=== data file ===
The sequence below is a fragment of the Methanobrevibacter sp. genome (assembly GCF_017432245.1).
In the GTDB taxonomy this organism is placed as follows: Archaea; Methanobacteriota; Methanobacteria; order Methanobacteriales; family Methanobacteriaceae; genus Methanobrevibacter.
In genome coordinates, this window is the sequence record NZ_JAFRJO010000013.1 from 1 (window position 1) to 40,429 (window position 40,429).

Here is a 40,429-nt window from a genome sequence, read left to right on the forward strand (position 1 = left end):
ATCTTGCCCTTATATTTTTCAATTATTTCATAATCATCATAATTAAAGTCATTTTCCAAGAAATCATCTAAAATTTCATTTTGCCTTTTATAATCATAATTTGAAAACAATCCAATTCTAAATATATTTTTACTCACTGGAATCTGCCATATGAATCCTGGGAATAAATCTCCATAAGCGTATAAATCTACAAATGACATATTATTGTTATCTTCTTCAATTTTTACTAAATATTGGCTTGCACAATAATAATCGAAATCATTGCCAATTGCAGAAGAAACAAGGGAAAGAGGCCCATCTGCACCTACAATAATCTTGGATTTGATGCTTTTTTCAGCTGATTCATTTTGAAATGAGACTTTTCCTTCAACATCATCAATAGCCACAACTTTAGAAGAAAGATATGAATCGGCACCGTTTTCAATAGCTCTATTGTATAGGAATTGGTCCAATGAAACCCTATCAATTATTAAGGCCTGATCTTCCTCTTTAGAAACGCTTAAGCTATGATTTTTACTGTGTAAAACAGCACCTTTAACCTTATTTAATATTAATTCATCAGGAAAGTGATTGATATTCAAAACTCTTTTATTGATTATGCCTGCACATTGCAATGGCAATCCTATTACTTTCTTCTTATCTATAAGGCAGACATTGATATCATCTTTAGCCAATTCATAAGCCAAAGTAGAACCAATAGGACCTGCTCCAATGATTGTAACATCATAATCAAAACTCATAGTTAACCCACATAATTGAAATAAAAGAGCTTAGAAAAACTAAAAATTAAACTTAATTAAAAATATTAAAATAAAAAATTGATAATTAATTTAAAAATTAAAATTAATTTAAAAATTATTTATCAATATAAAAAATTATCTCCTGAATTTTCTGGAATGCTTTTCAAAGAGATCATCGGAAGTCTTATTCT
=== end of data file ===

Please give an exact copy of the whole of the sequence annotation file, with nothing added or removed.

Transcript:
The sequence below is a fragment of the Methanobrevibacter sp. genome (assembly GCF_017432245.1).
In the GTDB taxonomy this organism is placed as follows: Archaea; Methanobacteriota; Methanobacteria; order Methanobacteriales; family Methanobacteriaceae; genus Methanobrevibacter.
In genome coordinates, this window is the sequence record NZ_JAFRJO010000013.1 from 1 (window position 1) to 40,429 (window position 40,429).

Here is a 40,429-nt window from a genome sequence, read left to right on the forward strand (position 1 = left end):
ATCTTGCCCTTATATTTTTCAATTATTTCATAATCATCATAATTAAAGTCATTTTCCAAGAAATCATCTAAAATTTCATTTTGCCTTTTATAATCATAATTTGAAAACAATCCAATTCTAAATATATTTTTACTCACTGGAATCTGCCATATGAATCCTGGGAATAAATCTCCATAAGCGTATAAATCTACAAATGACATATTATTGTTATCTTCTTCAATTTTTACTAAATATTGGCTTGCACAATAATAATCGAAATCATTGCCAATTGCAGAAGAAACAAGGGAAAGAGGCCCATCTGCACCTACAATAATCTTGGATTTGATGCTTTTTTCAGCTGATTCATTTTGAAATGAGACTTTTCCTTCAACATCATCAATAGCCACAACTTTAGAAGAAAGATATGAATCGGCACCGTTTTCAATAGCTCTATTGTATAGGAATTGGTCCAATGAAACCCTATCAATTATTAAGGCCTGATCTTCCTCTTTAGAAACGCTTAAGCTATGATTTTTACTGTGTAAAACAGCACCTTTAACCTTATTTAATATTAATTCATCAGGAAAGTGATTGATATTCAAAACTCTTTTATTGATTATGCCTGCACATTGCAATGGCAATCCTATTACTTTCTTCTTATCTATAAGGCAGACATTGATATCATCTTTAGCCAATTCATAAGCCAAAGTAGAACCAATAGGACCTGCTCCAATGATTGTAACATCATAATCAAAACTCATAGTTAACCCACATAATTGAAATAAAAGAGCTTAGAAAAACTAAAAATTAAACTTAATTAAAAATATTAAAATAAAAAATTGATAATTAATTTAAAAATTAAAATTAATTTAAAAATTATTTATCAATATAAAAAATTATCTCCTGAATTTTCTGGAATGCTTTTCAAAGAGATCATCGGAAGTCTTATTCT